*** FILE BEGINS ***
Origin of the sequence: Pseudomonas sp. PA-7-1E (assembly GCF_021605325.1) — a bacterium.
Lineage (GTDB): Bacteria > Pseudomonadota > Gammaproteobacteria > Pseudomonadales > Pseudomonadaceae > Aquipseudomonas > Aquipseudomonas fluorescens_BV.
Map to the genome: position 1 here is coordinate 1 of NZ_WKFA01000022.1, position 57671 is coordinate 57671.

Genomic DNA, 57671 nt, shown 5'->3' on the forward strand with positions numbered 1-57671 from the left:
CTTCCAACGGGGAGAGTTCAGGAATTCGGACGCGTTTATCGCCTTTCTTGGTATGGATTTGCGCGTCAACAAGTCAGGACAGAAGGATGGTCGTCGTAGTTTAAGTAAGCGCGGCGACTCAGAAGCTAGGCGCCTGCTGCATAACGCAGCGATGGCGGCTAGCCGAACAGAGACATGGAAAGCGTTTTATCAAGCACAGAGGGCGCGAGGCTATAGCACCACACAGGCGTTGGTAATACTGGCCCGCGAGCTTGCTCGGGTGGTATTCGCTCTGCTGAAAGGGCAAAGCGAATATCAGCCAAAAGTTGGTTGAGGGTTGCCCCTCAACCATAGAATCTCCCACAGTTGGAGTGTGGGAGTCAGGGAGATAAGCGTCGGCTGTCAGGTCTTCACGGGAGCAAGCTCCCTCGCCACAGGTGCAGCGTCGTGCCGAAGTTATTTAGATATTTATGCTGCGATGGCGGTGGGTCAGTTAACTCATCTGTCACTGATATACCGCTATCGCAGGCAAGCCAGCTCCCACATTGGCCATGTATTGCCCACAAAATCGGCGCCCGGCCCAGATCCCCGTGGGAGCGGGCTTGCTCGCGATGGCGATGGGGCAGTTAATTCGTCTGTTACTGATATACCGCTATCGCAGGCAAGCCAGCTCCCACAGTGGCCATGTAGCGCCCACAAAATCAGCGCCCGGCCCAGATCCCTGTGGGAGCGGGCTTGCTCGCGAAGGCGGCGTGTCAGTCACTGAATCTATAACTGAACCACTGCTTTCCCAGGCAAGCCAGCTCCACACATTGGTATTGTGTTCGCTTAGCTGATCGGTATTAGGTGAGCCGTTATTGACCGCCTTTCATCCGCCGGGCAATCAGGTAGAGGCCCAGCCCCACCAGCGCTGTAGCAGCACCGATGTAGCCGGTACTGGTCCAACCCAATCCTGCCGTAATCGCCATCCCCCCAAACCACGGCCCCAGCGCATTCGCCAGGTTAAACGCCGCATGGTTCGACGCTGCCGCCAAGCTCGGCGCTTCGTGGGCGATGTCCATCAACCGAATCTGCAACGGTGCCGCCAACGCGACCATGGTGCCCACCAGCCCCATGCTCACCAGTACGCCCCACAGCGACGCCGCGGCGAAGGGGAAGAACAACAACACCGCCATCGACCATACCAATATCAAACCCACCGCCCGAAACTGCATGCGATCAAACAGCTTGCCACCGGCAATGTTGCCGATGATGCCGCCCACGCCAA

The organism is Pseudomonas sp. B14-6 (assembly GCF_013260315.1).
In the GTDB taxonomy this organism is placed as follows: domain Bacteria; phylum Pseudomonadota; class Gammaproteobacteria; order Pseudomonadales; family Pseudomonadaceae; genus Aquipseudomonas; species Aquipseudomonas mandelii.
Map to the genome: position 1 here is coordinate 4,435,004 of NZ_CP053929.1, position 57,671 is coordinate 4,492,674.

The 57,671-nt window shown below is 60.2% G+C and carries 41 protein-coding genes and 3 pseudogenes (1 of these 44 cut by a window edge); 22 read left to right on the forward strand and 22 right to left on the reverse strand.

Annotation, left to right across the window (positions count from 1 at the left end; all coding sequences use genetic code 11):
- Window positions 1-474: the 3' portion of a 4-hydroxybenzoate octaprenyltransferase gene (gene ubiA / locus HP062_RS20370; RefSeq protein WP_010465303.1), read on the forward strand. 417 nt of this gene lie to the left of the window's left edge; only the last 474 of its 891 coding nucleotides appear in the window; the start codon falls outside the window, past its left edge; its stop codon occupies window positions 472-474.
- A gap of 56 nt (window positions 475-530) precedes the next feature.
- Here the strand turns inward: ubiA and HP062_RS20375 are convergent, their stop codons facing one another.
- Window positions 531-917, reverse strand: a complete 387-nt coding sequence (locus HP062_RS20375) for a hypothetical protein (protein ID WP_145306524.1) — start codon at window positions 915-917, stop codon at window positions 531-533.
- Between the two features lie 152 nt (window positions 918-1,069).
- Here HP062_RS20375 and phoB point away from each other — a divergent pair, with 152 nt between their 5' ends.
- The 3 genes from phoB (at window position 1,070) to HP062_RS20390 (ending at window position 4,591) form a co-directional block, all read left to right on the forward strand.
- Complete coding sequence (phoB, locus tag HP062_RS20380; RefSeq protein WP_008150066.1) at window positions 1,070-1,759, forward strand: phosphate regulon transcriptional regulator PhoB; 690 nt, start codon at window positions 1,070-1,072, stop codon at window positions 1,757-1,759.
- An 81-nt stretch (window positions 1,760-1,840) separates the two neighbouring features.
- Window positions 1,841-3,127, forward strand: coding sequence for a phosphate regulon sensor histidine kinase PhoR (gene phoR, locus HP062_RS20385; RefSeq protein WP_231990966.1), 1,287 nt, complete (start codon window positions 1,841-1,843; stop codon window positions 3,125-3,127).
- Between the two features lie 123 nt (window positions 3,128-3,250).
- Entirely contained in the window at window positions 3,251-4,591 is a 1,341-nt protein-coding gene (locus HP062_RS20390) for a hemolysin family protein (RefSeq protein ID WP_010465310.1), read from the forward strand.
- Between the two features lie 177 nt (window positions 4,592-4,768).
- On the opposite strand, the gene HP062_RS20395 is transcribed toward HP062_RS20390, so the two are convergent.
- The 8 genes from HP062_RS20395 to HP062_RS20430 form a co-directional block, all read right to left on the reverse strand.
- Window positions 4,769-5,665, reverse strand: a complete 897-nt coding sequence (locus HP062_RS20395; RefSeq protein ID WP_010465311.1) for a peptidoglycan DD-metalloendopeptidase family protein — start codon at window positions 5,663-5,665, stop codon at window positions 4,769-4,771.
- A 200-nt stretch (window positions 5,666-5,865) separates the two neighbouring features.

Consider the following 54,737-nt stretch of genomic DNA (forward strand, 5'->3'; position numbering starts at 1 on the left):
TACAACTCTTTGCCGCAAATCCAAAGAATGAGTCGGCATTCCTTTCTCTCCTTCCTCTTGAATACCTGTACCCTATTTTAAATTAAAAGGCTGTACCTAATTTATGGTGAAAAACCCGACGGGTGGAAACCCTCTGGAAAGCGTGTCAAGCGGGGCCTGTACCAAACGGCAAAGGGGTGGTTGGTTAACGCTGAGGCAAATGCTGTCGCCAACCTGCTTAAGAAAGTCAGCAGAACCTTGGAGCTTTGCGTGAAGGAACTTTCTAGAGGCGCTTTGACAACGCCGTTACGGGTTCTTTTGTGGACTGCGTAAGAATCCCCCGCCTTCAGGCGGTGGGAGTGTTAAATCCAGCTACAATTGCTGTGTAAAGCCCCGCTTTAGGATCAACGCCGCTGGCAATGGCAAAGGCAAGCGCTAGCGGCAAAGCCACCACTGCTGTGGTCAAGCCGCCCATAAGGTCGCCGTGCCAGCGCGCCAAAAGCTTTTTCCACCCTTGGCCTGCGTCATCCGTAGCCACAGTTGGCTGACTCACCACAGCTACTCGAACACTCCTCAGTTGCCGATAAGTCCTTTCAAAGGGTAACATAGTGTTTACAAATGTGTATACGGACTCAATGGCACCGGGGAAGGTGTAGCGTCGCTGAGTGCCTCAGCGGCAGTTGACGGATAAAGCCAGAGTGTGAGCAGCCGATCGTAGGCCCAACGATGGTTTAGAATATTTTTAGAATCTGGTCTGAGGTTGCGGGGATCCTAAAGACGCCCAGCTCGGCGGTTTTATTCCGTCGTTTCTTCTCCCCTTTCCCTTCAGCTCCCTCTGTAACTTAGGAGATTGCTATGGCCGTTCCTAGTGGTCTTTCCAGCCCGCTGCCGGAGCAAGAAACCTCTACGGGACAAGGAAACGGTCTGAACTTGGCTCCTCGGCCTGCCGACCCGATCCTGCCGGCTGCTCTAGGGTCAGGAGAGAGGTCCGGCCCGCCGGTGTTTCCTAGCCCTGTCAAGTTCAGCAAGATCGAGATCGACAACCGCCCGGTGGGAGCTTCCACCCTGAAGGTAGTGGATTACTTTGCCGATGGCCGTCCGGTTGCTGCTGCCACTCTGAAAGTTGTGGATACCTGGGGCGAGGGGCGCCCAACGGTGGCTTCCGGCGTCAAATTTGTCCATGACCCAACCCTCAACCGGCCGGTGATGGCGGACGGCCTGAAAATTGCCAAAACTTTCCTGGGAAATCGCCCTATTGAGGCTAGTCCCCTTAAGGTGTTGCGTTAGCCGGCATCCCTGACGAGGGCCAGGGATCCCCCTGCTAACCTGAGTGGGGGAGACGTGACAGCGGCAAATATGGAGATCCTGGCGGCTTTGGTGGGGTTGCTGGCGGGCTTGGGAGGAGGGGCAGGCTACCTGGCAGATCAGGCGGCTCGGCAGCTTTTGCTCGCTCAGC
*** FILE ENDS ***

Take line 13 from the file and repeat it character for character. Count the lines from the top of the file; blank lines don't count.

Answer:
- Here the strand turns inward: ubiA and HP062_RS20375 are convergent, their stop codons facing one another.